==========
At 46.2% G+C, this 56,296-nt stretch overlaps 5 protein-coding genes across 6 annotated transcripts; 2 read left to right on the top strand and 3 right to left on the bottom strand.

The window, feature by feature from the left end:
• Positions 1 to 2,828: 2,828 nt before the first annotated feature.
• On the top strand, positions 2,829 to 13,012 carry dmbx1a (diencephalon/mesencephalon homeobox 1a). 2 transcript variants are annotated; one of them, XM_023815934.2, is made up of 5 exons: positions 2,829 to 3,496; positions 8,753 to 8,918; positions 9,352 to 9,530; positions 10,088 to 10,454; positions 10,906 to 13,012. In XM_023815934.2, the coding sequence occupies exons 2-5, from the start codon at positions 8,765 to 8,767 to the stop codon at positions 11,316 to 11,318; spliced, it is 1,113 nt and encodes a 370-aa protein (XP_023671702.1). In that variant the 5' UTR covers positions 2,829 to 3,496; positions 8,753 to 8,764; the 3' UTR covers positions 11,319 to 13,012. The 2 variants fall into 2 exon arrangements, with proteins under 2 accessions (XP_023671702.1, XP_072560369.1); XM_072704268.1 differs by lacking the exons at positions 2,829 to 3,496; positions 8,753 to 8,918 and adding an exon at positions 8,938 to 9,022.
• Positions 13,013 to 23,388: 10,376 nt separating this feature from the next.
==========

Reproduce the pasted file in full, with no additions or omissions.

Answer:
At 46.2% G+C, this 56,296-nt stretch overlaps 5 protein-coding genes across 6 annotated transcripts; 2 read left to right on the top strand and 3 right to left on the bottom strand.

The window, feature by feature from the left end:
• Positions 1 to 2,828: 2,828 nt before the first annotated feature.
• On the top strand, positions 2,829 to 13,012 carry dmbx1a (diencephalon/mesencephalon homeobox 1a). 2 transcript variants are annotated; one of them, XM_023815934.2, is made up of 5 exons: positions 2,829 to 3,496; positions 8,753 to 8,918; positions 9,352 to 9,530; positions 10,088 to 10,454; positions 10,906 to 13,012. In XM_023815934.2, the coding sequence occupies exons 2-5, from the start codon at positions 8,765 to 8,767 to the stop codon at positions 11,316 to 11,318; spliced, it is 1,113 nt and encodes a 370-aa protein (XP_023671702.1). In that variant the 5' UTR covers positions 2,829 to 3,496; positions 8,753 to 8,764; the 3' UTR covers positions 11,319 to 13,012. The 2 variants fall into 2 exon arrangements, with proteins under 2 accessions (XP_023671702.1, XP_072560369.1); XM_072704268.1 differs by lacking the exons at positions 2,829 to 3,496; positions 8,753 to 8,918 and adding an exon at positions 8,938 to 9,022.
• Positions 13,013 to 23,388: 10,376 nt separating this feature from the next.